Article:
Considering when so many of the population are internet literate now days, it always makes me cross when newspapers and TV stations employ people who haven’t the slightest clue what they’re reporting on.
I’m picking on the BBC here but the quotes could have as easily come from any newspaper of TV Station:
Calls for Facebook to place a “panic button” on its pages have received the support of 44 police chiefs in England, Wales and Scotland, it has emerged.
Facebook said an existing link allowing users to report abuse will in future enable a report to be made to Ceop.
The dispute comes after Peter Chapman, 33, was last month jailed for killing Ashleigh Hall, 17. He made contact with her while using a false identity on the social networking site.
Can someone explain how a nice shiny red button on a website would protect a teenager from a stranger she has met in public? Or is this just another moral panic fuelled by the technically illiterate press? This is simply the case of the Child Exploitation and Online Protection (Ceop) centre pushing its own agenda and the press have picked it up and are doing their work for them.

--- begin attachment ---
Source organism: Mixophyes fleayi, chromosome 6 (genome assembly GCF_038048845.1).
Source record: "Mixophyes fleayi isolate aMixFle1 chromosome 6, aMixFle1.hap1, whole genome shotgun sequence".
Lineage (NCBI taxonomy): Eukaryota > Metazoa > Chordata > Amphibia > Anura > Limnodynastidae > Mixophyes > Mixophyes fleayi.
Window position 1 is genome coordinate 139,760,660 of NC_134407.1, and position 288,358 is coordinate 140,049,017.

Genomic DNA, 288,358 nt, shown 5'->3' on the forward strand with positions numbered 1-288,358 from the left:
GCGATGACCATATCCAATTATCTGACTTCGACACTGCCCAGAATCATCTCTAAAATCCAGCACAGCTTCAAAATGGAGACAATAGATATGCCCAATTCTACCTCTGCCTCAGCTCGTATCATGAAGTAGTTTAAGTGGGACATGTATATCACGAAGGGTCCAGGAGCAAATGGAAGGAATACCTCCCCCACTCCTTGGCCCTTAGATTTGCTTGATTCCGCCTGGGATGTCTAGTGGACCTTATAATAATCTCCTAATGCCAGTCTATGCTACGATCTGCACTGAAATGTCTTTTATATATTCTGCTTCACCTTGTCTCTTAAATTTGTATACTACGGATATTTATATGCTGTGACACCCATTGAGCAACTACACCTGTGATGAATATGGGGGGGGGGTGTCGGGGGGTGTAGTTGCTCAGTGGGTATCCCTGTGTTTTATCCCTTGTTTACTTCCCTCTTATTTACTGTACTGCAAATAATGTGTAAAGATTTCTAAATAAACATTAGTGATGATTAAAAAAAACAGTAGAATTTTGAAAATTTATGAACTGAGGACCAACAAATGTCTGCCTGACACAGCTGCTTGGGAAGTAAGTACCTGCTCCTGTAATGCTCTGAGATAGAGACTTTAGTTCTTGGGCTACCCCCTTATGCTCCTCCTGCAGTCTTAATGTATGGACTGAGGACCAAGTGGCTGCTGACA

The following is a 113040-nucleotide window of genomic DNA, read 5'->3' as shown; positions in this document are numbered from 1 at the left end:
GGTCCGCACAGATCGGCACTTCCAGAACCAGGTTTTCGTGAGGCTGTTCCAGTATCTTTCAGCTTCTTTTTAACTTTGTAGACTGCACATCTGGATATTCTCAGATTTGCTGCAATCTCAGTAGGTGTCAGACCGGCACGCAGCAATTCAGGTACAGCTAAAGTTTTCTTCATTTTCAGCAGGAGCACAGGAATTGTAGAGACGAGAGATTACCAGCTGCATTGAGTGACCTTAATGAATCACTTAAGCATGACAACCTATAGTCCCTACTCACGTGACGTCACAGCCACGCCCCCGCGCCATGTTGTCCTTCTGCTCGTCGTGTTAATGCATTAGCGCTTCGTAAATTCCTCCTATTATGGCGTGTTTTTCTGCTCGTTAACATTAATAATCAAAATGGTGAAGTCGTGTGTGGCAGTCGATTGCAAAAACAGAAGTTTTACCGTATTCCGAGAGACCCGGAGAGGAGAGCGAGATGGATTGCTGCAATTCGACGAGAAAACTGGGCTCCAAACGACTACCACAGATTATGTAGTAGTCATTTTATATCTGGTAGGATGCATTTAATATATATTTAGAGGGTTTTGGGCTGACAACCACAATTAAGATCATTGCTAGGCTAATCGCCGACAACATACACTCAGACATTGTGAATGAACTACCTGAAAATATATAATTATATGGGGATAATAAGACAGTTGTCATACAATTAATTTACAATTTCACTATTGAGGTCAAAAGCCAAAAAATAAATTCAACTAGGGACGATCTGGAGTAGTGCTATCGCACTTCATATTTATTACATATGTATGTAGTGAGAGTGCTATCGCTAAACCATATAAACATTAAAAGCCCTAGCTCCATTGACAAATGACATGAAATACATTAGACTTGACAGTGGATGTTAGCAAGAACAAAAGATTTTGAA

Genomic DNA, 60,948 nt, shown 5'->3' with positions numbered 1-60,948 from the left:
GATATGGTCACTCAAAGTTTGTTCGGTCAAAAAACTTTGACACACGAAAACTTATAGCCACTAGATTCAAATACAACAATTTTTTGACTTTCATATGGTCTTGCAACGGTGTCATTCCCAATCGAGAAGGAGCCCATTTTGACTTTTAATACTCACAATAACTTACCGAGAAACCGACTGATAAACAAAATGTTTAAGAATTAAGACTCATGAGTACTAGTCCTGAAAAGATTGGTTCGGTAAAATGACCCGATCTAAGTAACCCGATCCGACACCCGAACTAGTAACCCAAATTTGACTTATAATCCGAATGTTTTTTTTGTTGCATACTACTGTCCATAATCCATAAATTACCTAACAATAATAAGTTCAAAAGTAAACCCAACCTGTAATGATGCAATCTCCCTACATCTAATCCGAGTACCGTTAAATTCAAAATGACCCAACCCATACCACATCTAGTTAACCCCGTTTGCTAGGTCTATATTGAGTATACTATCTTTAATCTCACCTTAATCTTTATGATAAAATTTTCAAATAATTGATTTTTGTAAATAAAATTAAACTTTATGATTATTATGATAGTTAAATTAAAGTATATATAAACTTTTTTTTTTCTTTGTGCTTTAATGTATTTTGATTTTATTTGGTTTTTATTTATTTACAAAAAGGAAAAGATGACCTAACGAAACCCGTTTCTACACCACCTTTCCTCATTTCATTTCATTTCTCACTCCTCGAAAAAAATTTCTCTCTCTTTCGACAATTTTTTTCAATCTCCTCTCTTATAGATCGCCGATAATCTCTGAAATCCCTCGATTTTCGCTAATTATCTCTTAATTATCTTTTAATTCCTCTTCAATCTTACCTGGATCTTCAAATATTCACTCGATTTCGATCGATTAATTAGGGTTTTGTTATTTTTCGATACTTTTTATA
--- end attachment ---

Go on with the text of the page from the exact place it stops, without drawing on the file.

A sad fact is that research into web habits of 14 to 19-year-olds across Europe found that 51% enjoy unfettered access to any and every website. No parental supervision whatsoever.
There are ways to look after kids on line, I wrote about it on wifey’s blog last year when I had a go with Cyberpatrol. Just expecting everyone else to police your kids isn’t responsible.
And it’s not responsible for 44 Chief Constables to suggest a big red panic button is the panacea to online grooming either.